Aviator Bessie Coleman celebrated in new animated series highlighting women

Aviator Bessie Coleman celebrated in new animated series highlighting women

“You have never lived until you have flown,” once said Bessie Coleman, credited as the first African American aviator. “The air is the only place free from prejudice.”

Coleman, affectionately dubbed “Queen Bess” and “the world’s greatest woman flier,” is the focus of a new animated short film, presented as part of the American Masters series “Unladylike2020.” The program highlights the stories of 26 women who broke down gender stereotypes at the turn of the 20th century. Released each week through Aug. 26, the films pay homage to the 100th anniversary of the 19th Amendment, joining a host of exhibitions and installations planned throughout New York City. Other women celebrated in the line-up include Grace Abbott, Lillian Gilbreth, Maggie Lena Walker and more.

Born in 1982 to sharecroppers living in Texas, Coleman opened up the sky for a generation of Black women when she traveled to France in 1920 to become a pilot. The road to her spot in history was not easy, nor was it direct. Before her training in France, Coleman was rejected from flight schools in the United States on account of her gender and race. Her perseverance and passion for aviation caught the eye of the Chicago Defender owner Robert Abbott, who offered Coleman a sponsorship that made it possible for her to attend the Caudron Brothers’ School of Aviation in France.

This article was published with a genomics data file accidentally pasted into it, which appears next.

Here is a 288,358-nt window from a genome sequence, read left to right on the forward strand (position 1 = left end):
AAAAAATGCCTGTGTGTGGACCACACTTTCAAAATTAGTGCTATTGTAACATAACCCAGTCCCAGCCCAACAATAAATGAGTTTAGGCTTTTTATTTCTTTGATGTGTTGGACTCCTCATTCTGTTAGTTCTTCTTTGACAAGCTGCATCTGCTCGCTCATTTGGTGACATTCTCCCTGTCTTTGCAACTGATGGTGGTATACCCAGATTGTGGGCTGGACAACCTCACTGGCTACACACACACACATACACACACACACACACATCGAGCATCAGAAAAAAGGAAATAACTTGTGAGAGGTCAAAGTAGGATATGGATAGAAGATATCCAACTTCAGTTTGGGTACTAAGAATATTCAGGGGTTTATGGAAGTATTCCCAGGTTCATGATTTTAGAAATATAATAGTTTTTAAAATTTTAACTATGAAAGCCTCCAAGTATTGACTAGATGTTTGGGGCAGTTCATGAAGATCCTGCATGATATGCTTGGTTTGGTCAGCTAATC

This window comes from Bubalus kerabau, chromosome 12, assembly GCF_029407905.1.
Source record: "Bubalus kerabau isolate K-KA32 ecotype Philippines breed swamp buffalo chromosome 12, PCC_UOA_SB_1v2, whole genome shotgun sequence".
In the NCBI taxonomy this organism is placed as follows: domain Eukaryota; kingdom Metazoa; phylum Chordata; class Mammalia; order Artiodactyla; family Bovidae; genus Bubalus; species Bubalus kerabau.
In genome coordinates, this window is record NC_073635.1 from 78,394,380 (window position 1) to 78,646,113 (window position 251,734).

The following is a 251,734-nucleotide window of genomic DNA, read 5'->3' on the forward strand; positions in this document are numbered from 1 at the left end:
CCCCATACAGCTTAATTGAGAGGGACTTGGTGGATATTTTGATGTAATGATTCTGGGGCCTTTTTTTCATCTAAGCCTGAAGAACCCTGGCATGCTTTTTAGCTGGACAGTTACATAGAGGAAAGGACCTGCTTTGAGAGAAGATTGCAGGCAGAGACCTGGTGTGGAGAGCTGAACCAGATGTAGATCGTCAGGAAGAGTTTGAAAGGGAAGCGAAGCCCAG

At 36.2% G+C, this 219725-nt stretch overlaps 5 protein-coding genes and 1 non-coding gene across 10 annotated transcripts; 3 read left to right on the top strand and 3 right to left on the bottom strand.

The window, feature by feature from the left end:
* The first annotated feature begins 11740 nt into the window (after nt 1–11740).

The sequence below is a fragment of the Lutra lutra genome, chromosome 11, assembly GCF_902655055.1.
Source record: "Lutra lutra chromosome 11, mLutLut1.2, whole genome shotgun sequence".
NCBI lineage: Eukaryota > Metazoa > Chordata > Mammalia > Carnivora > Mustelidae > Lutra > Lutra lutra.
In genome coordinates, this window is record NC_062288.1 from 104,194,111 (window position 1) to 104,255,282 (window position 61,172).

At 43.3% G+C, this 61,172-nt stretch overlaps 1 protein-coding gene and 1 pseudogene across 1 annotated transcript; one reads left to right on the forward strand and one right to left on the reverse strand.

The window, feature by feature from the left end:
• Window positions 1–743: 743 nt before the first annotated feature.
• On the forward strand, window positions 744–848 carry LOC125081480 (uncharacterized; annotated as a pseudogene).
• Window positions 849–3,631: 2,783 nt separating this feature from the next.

In 1921, after completing her course work abroad, Coleman earned the distinction as the first African American to obtain an international license to fly. When she returned to the United States, her reputation as an accomplished flier followed her into her career as a barnstormer.

In the New York Times, an article titled “Chicago Colored Girl is Made Aviatrix by French” chronicles her arrival, reading: “Miss Coleman, who is having a special Nieuport scout plane built for her in France, said upon her arrival here that she intended to make flights in this country as an inspiration for people of the colored race to take up aviation.”

To this end, Coleman dreamed of founding a school for Black pilots to learn how to fly. Her goal was finally realized in 1929, a few years after the stunt pilot’s untimely death, when her friend William J. Powell opened the Bessie Coleman Aero Club in her honor.

Watch the full documentary on Coleman’s life in the video above and stay tuned as more profiles become available.